Thanks to John Degnan, who alerted me to the existence of a Sergent Engineering Yahoo Group, I now know that the return of S scale prototype action couplers from Sergent Engineering is a step closer to happening.
Sergent used to offer S scale couplers as white metal kits. I used them on my On2 equipment when I embraced Maine two-foot railroading back in 2003. They were nicely designed but required a fair bit of fettling and my hobby skills were just not up to building couplers that operated consistently. Sometimes, I’d nail it and get beautiful couplers that operated smoothly and reliably. More often, however, I would get beautiful couplers that wouldn’t couple.
This was not an issue with the kits. It was an issue with my abilities to assemble something where finishes and tolerances matter.
But I loved how the couplers worked, and when Frank Sergent introduced his HO EN87A couplers – die-cast and pre-assembled – I bought them in bulk and converted over all of my On2 equipment. They worked wonderfully, even if they looked a little on the small side:
Now that I’m building a standard gauge layout in S, I’m using Kadee S scale couplers. But I’d love to try the Sergent couplers again.
Why? Well, it’s not just an appearance thing. It’s also how the couplers operate.
With a steel ball used to lock the coupler, uncoupling is done with a small magnet on the end of a wand. One simply taps the wand to the top of the coupler and it’s ready to open. This, in my opinion, is much easier on the rolling stock than shoving an uncoupling tool into the knuckles and twisting.
It’s also easier to do under the layout lighting system I use. My lights cast very strong shadows, especially between coupled boxcars cars. Note how dark the freight car ends are this photo, compared to the sides, and imagine trying to see the couplers to insert a skewer:
It’s not always easy. One has to thread an uncoupling pick straight down – not taking off the brake wheel or the associated end platform in the process – and insert it between the moving faces of the knuckles. Often as not, the tool ends up between the moving face of one coupler and the back of the knuckle on the other. It can be a bit like spearing the last olive in the jar – but with the lights out.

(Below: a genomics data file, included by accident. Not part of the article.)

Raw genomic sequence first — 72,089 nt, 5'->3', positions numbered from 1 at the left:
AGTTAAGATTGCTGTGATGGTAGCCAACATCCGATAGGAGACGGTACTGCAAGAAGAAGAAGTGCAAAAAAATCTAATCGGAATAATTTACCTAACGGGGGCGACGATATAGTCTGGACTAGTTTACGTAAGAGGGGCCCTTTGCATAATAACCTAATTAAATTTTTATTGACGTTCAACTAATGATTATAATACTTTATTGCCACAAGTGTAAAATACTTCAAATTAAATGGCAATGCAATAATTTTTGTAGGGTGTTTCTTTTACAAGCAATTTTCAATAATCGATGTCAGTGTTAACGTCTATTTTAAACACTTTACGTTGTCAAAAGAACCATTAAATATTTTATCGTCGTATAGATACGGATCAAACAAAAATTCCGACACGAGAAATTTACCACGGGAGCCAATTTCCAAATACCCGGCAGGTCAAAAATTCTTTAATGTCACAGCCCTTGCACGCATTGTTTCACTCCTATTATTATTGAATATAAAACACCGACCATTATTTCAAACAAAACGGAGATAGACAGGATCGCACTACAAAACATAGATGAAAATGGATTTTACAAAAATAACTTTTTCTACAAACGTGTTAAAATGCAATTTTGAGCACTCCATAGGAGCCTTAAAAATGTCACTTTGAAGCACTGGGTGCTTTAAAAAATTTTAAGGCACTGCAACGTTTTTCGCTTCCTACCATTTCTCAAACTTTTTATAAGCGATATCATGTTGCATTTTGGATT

With Sergent couplers, such feats of eye-hand coordination aren’t necessary. In fact, one could introduce the magnet to the couplers from the side, since it doesn’t need to be inserted between the knuckles. That’s a whole different order of easy.
My understanding is that Sergent Engineering has been working to re-introduce the S scale couplers in a design that’s easier to build. This has been rumoured for quite a while, but – quite understandably – the S scale couplers are a niche product compared to Sergent’s HO offerings and like many things in this hobby, the expected release date kept getting pushed out as Sergent Engineering focussed on introducing new products for its primary market.
There’s still no definitive word on the status of S scale Sergent couplers. But the lead photo – posted by Frank to the Yahoo group – shows that the new coupler design looks similar to the HO die-cast version, with a solid shank with insert instead of a shank built from two halves. I’m pleased to see that – it offers hope that these new couplers will be easier to build and that the finished couplers will be more consistently reliable.
If and when the new couplers arrive, I’ll buy some and if I can get them to work, I’ll buy more. Of course, if they’re offered pre-assembled, I’ll order them in bulk and do a complete switch over.
If you want to know more, I suggest joining the Sergent Engineering Yahoo Group to watch for updates.